Problem Solving Utilizing the Ishikawa Diagram

“Successful people ask better questions, and as a result, they get better answers.” – Anthony Robbins

The Deming cycle  is a process that involves creating a feedback loop that is centred on your industrial process. It is an operational activity. Knowing that there is no perfection, Operations managers ensure that the appropriate time allocation is available for any system authorities to correct any underlying issues that may arise in the process of delivering the desired customer requirements.

Since operational processes are not perfect, on almost a daily basis, there will be a parameter that is off target. When a process issue is identified, it is ideal for a systematic process to exist that facilitates the appropriate elimination of the hindrance. Utilizing lean systems, it is best for these issues to go through a five step process of Issue Identification known as an Ishikawa or a Fishbone Diagram. Designed to fit into the daily management systems that we are so used to in the Lean System, the Ishikawa Diagram is the ideal way for a system to work through problems and identify their root causes.

With appropriate root cause analysis, a stable and efficient process operation will be attained throughout the process operational cycle. With the appropriate foresight, critical action can then be taken to ensure that root causes are appropriately eliminated. In the course of an operation, the root causes of the process discrepancy will indeed vary, but it is in the systematic process that all solutions will ultimately be attained.

The root cause analysis system also provides an appropriate means via which the issue resolution process can be appropriately analyzed and documented for future learnings by the process team. With each process iteration, the process becomes easier and the completion activities are completed in a faster time frame..


Via the  Daily Management process the following five steps are implemented in an appropriate Problem Solving System:

Issue Identification: When an issue arises during a process management activity, the first step is to log the issue so that it can be further discussed by the relevant assessment teams on the process team during a problem solving session.

Issue Analysis: Using the appropriate tools, such as a problem solving, the challenge at hand can be appropriately analyzed in terms of severity of impact on the current process activities.

Issue Evaluation: Analysis of the problem often leads to its root cause. Typically using a method such as a Fishbone Diagram, or a Pareto Chart, the severity of the identified problems from the analytical phases of the project can be compared with each other. The largest impactors will influence the creation of an action plan that will rectify the issues at hand.

Action Implementation: The project team is challenged with the task of completing the prescribed project for the purpose of improving the organization’s future operations. The project issue is a hindrance to project completion and must be rectified as soon as possible, or else the project can run into time and cost over-runs. An appropriate project action completion checklist is created, and acted on over time.

Monitoring and Review: As with all lean processes, what gets measured gets managed. The relevant responsible parties will respond to the project manager as the hindrances are overcome. This activity concludes or feeds into the feedback loop of the Issue Management System.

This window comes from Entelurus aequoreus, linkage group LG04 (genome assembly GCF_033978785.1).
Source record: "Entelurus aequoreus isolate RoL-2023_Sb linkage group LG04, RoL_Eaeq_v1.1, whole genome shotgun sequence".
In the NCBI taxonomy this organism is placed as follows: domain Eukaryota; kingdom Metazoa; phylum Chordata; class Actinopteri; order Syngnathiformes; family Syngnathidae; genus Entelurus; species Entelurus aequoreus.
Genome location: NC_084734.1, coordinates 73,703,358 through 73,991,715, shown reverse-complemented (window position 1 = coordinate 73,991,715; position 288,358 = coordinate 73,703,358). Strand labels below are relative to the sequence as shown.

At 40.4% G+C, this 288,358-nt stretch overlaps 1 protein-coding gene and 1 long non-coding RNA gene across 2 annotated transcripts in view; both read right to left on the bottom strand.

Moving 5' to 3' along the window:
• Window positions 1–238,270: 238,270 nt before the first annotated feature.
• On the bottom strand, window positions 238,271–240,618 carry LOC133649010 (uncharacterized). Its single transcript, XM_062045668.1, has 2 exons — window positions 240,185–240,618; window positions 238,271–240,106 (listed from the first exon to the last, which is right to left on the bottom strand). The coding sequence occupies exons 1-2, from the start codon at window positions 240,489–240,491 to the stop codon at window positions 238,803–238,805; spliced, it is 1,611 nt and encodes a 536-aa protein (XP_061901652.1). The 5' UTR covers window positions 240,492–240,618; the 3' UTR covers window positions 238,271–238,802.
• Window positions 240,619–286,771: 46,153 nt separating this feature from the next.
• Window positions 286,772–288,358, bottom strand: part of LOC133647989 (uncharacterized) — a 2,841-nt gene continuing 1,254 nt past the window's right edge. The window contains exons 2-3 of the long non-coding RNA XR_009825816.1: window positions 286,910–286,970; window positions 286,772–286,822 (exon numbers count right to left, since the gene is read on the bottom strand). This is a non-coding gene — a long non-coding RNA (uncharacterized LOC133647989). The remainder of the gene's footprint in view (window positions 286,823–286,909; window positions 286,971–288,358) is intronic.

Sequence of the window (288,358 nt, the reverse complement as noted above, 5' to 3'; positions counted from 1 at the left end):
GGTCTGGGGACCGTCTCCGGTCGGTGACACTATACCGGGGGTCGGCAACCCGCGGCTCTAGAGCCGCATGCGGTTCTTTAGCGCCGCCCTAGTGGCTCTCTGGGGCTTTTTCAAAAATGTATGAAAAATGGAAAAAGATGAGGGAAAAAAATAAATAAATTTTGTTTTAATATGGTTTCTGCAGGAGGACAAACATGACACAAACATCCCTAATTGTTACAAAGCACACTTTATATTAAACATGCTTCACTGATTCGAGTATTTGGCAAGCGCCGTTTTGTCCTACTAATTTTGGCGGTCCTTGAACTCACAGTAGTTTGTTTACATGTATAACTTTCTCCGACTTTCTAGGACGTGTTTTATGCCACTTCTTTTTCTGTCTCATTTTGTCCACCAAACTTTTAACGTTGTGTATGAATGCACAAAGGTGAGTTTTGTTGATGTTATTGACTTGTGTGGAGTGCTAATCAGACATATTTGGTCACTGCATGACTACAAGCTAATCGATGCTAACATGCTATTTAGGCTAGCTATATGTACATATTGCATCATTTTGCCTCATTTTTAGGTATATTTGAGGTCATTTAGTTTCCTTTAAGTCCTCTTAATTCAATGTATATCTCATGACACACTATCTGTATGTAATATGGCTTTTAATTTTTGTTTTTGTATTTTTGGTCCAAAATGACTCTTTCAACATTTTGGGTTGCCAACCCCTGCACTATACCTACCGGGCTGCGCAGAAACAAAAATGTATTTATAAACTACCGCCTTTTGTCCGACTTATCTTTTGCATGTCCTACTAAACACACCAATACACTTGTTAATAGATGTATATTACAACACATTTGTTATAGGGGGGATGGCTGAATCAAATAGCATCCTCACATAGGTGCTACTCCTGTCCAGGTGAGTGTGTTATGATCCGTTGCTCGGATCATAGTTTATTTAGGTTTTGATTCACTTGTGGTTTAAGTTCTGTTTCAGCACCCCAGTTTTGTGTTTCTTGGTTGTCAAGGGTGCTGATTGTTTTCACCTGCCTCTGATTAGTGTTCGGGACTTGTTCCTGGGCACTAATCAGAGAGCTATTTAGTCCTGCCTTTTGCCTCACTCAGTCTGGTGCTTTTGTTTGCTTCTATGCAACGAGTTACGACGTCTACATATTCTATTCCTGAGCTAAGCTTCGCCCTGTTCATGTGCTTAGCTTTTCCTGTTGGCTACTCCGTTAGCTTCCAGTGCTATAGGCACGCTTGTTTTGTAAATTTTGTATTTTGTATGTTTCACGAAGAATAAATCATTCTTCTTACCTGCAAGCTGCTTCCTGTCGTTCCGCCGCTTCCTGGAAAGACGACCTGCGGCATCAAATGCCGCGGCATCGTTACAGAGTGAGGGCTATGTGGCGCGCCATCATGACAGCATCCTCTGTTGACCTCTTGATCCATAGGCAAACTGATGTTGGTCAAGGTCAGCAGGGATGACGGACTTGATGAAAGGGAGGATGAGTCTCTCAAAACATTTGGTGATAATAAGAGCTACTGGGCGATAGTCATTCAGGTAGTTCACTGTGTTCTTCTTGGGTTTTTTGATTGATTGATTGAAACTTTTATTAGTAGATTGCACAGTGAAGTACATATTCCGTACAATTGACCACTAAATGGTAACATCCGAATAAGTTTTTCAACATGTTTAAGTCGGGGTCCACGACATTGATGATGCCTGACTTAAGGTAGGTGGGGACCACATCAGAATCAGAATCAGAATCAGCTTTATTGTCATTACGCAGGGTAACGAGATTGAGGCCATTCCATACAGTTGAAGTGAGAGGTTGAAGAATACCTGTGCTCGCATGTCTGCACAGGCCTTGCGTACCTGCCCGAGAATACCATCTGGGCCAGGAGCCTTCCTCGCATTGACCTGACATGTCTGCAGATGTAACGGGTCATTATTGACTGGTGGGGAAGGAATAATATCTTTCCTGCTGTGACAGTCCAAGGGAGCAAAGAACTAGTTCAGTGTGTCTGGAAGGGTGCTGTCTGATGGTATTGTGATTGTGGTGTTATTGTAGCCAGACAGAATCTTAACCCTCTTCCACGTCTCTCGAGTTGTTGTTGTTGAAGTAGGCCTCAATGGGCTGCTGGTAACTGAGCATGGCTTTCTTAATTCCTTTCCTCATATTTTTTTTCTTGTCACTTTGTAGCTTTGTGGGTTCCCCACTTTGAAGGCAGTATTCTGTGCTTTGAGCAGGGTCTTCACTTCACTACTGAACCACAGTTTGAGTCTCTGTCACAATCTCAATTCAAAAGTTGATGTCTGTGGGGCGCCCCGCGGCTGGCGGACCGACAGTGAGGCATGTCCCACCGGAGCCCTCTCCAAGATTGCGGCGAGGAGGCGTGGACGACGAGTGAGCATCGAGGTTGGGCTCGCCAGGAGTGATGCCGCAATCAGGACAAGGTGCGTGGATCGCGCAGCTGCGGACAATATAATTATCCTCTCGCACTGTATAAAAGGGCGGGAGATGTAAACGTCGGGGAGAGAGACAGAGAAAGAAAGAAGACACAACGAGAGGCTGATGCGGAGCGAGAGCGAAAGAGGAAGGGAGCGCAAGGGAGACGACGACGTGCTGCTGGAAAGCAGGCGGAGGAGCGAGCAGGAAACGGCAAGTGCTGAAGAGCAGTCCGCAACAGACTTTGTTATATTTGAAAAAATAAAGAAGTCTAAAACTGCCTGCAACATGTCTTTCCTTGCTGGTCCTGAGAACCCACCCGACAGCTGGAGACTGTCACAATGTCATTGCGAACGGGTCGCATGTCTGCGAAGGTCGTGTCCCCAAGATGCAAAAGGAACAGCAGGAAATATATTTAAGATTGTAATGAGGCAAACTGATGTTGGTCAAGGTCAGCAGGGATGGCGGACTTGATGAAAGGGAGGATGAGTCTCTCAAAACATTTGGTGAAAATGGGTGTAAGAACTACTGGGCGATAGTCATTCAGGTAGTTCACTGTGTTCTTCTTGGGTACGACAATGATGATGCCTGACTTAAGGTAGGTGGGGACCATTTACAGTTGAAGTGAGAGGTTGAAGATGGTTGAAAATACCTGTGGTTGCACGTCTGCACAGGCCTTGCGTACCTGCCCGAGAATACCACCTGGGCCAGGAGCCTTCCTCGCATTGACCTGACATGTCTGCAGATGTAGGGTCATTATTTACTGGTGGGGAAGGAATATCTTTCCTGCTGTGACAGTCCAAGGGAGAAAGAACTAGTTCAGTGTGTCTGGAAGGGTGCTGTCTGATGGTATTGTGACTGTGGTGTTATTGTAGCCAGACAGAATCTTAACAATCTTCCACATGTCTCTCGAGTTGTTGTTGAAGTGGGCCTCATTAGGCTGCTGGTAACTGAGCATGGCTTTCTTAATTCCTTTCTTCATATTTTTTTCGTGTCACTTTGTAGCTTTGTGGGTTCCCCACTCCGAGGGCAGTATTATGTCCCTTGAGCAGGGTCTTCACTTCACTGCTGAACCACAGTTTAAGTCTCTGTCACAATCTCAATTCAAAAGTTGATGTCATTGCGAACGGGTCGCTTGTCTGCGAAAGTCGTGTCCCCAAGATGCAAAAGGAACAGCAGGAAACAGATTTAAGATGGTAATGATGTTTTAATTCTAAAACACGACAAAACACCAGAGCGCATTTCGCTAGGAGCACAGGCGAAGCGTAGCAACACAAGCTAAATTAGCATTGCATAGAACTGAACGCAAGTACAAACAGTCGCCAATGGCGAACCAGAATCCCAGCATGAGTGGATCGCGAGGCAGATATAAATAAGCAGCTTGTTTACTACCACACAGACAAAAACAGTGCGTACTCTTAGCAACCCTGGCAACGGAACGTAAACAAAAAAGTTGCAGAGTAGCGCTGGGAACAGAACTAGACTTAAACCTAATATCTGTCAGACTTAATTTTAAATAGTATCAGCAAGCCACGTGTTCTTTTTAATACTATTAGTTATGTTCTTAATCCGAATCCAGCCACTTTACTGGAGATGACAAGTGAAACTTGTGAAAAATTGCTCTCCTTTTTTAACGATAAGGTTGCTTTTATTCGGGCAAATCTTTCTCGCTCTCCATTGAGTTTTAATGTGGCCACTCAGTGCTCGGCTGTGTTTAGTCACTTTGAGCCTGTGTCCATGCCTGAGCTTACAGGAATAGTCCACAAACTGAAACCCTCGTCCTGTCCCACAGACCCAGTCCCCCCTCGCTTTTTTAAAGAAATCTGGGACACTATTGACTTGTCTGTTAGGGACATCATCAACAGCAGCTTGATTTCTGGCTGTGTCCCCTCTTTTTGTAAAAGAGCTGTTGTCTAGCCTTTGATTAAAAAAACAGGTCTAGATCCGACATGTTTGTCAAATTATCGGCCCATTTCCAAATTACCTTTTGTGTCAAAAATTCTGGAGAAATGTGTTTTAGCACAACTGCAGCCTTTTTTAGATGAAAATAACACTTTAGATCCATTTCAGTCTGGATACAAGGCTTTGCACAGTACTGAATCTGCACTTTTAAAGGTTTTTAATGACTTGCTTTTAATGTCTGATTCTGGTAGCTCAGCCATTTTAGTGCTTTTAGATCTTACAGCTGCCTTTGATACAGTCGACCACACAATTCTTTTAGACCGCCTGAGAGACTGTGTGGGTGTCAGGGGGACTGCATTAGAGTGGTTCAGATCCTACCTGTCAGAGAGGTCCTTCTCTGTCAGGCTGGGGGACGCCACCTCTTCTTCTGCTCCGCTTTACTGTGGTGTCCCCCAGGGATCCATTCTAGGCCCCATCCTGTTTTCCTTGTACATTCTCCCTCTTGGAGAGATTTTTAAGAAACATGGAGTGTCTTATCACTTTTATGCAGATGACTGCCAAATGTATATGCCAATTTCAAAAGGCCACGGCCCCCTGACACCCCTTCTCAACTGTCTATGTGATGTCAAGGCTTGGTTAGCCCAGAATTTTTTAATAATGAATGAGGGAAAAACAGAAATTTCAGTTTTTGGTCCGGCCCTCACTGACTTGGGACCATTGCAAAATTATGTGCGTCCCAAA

Issue Management System Best Practices and System Conclusions

The lean system is a continuous feedback loop that ensures that the appropriate system targets are being met. When there are critical challenges, or issues seem not to be progressing past a critical point, systems must be put into place that will ensure that the appropriate escalation in a chain of command can be implemented. This is akin to a reaction plan.

A suitable example includes the building of any commercial system such as a pump system. If a lower level operator cannot manage the process of constructing the system, the matter would then be escalated to the system mechanical engineers to facilitate the appropriate fixes. With the higher level understanding, the system mechanical engineers will then be able to facilitate the problem solutions and progress the project. The pulling on the chain of command, ensures that the problems are always talked about until they are resolved.


The Ishikawa (Fishbone) is designed much like the name suggests. A series of causes that are feeding into a final outcome. This document is a scientific means of ensuring that all aspects of a problem are assessed by an Operational Team. Factoring in the elements of Material, Measurement, Machine, Method, Environment and Employee, the differing contributors to a problem are discussed. This is designed to be a brain storming type exercise that will ensure that the critical problem is being thought of from various perspectives.

Utilizing either a board, or a pre-printed sheet, the critical sections are discussed and noted. Once all the possibilities are highlighted, data is then utilised to validate the possible root causes of the condition. In the case of the pump system above, the various contributors such as feed flow, discharge flow, packing, fluid viscosity, age of the pump will be laid on the board.

From the experience of the process team, the root cause will eventually be identified. Once this is accomplished, the team can then go through the process of devising an action plan and implementing it. As a very scientific method of problem solving, the Fishbone diagram is ideal for identifying root causes due to its wholistic view.